A user specialization of allocator_­traits may provide different defaults and may provide defaults for different requirements than the primary template.
Within Tables 30 and 31, the use of move and forward always refers to std​::​move and std​::​forward, respectively.
Table 30 — Descriptive variable definitions
Variable
Definition
T, U, C
any cv-unqualified object type ([basic.types])
X
an Allocator class for type T
Y
the corresponding Allocator class for type U
XX
the type allocator_­traits<X>
YY
the type allocator_­traits<Y>
a, a1, a2
lvalues of type X
u
the name of a variable being declared
b
a value of type Y
c
a pointer of type C* through which indirection is valid
p
a value of type XX​::​pointer, obtained by calling a1.allocate, where a1 == a
q
a value of type XX​::​const_­pointer obtained by conversion from a value p.
w
a value of type XX​::​void_­pointer obtained by conversion from a value p
x
a value of type XX​::​const_­void_­pointer obtained by conversion from a value q or a value w
y
a value of type XX​::​const_­void_­pointer obtained by conversion from a result value of YY​::​allocate, or else a value of type (possibly const) std​::​nullptr_­t.
n
a value of type XX​::​size_­type.
Args
a template parameter pack
args
a function parameter pack with the pattern Args&&
Table 31 — Allocator requirements
Expression
Return type
Assertion/note
Default
pre-/post-condition
X​::​pointer
T*
X​::​const_­pointer
X​::​pointer is convertible to X​::​const_­pointer
pointer_­traits<X​::​​pointer>​::​​rebind<const T>
X​::​void_­pointer
Y​::​void_­pointer
X​::​pointer is convertible to X​::​void_­pointer.
X​::​void_­pointer and Y​::​void_­pointer are the same type.
pointer_­traits<X​::​​pointer>​::​​rebind<void>
X​::​const_­void_­pointer
Y​::​const_­void_­pointer
X​::​pointer, X​::​const_­pointer, and X​::​void_­pointer are convertible to X​::​const_­void_­pointer.
X​::​const_­void_­pointer and Y​::​const_­void_­pointer are the same type.
pointer_­traits<X​::​​pointer>​::​​rebind<const void>
X​::​value_­type
Identical to T
X​::​size_­type
unsigned integer type
a type that can represent the size of the largest object in the allocation model.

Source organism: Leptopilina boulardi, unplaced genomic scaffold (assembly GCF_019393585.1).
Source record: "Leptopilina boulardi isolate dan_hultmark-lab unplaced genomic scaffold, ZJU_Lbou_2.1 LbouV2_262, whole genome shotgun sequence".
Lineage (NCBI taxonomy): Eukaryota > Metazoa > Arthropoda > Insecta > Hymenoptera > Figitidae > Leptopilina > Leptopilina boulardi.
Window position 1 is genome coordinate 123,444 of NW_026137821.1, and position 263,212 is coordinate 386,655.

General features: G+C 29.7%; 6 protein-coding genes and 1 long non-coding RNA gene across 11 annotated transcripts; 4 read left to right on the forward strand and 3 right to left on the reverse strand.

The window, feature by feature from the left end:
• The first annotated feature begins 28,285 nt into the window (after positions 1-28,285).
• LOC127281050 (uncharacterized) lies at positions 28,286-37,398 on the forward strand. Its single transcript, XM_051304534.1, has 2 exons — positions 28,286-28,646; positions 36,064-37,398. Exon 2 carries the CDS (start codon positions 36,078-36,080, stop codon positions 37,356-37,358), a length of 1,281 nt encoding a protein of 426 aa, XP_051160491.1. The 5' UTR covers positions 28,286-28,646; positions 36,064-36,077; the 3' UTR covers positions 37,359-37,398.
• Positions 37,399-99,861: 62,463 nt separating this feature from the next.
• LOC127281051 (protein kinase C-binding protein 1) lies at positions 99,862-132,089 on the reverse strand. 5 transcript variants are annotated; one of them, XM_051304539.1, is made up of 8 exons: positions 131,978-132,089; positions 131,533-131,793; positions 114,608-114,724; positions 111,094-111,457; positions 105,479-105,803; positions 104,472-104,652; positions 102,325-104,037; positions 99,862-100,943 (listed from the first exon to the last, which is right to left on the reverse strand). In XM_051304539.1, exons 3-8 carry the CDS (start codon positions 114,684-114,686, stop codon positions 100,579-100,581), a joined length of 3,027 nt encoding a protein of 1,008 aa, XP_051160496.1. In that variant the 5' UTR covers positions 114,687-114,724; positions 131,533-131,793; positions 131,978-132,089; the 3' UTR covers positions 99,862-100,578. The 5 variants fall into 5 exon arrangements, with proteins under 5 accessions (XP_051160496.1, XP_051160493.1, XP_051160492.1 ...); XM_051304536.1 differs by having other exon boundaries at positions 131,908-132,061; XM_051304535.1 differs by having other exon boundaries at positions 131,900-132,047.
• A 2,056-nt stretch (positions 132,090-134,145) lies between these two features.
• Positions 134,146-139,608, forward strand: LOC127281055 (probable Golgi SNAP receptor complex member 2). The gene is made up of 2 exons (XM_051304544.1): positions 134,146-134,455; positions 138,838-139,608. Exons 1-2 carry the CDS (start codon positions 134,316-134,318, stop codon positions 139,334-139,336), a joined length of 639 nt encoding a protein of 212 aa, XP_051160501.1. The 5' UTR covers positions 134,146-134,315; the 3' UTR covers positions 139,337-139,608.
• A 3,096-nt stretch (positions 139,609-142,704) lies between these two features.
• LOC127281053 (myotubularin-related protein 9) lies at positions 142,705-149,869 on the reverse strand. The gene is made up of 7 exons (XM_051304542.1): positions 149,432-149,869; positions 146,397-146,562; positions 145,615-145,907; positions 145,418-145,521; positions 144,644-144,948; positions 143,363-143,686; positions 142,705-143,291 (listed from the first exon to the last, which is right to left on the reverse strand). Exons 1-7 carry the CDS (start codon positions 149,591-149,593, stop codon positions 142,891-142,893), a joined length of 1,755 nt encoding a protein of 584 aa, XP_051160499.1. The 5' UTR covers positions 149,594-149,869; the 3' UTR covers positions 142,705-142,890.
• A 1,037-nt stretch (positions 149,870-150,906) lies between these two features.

make_­unsigned_­t<X​::​​difference_­type>
X​::​difference_­type
signed integer type
a type that can represent the difference between any two pointers in the allocation model.
pointer_­traits<X​::​​pointer>​::​​difference_­type
typename X​::​template rebind<U>​::​other
Y
For all U (including T), Y​::​template rebind<T>​::​other is X.
See Note A, below.
*p
T&
*q
const T&
*q refers to the same object as *p
p->m
type of T​::​m
Requires: (*p).m is well-defined.
equivalent to (*p).m
q->m
type of T​::​m
Requires: (*q).m is well-defined.
equivalent to (*q).m
static_­cast<​X​::​pointer​>(w)
X​::​pointer
static_­cast<X​::​pointer>(w) == p
static_­cast<​X​::​const_­pointer​>(x)
X​::​const_­pointer
static_­cast< X​::​const_­pointer​>(x) == q
pointer_­traits<​X​::​pointer​>​::​pointer_­to(r)
X​::​pointer
a.allocate(n)
X​::​pointer
Memory is allocated for n objects of type T but objects are not constructed.
allocate may throw an appropriate exception.176
[Note
:
If n == 0, the return value is unspecified.
end note
]
a.allocate(n, y)
X​::​pointer
Same as a.allocate(n).
The use of y is unspecified, but it is intended as an aid to locality.
a.allocate(n)
a.deallocate(p,n)
(not used)
Requires: p shall be a value returned by an earlier call to allocate that has not been invalidated by an intervening call to deallocate.
n shall match the value passed to allocate to obtain this memory.

Throws: Nothing.
a.max_­size()
X​::​size_­type
the largest value that can meaningfully be passed to X​::​allocate()
numeric_­limits<size_­type>​::​max() / sizeof​(value_­type)
a1 == a2
bool
returns true only if storage allocated from each can be deallocated via the other.
operator== shall be reflexive, symmetric, and transitive, and shall not exit via an exception.
a1 != a2
bool
same as !(a1 == a2)
a == b
bool
same as a == Y​::​rebind<T>​::​other(b)
a != b
bool
same as !(a == b)
X u(a);
X u = a;
Shall not exit via an exception.

Postconditions: u == a
X u(b);
Shall not exit via an exception.

Postconditions: Y(u) == b, u == X(b)
X u(std​::​move(a));
X u = std​::​move(a);
Shall not exit via an exception.

Postconditions: u is equal to the prior value of a.
X u(std​::​move(b));
Shall not exit via an exception.

Postconditions: u is equal to the prior value of X(b).
a.construct(c, args)
(not used)
Effects: Constructs an object of type C at c
​::​new ((void*)c) C(forward<​Args>​(args)...)
a.destroy(c)
(not used)
Effects: Destroys the object at c
c->~C()
a.select_­on_­container_­copy_­construction()
X
Typically returns either a or X()
return a;
X​::​propagate_­on_­container_­copy_­assignment
Identical to or derived from true_­type or false_­type
true_­type only if an allocator of type X should be copied when the client container is copy-assigned.
See Note B, below.
false_­type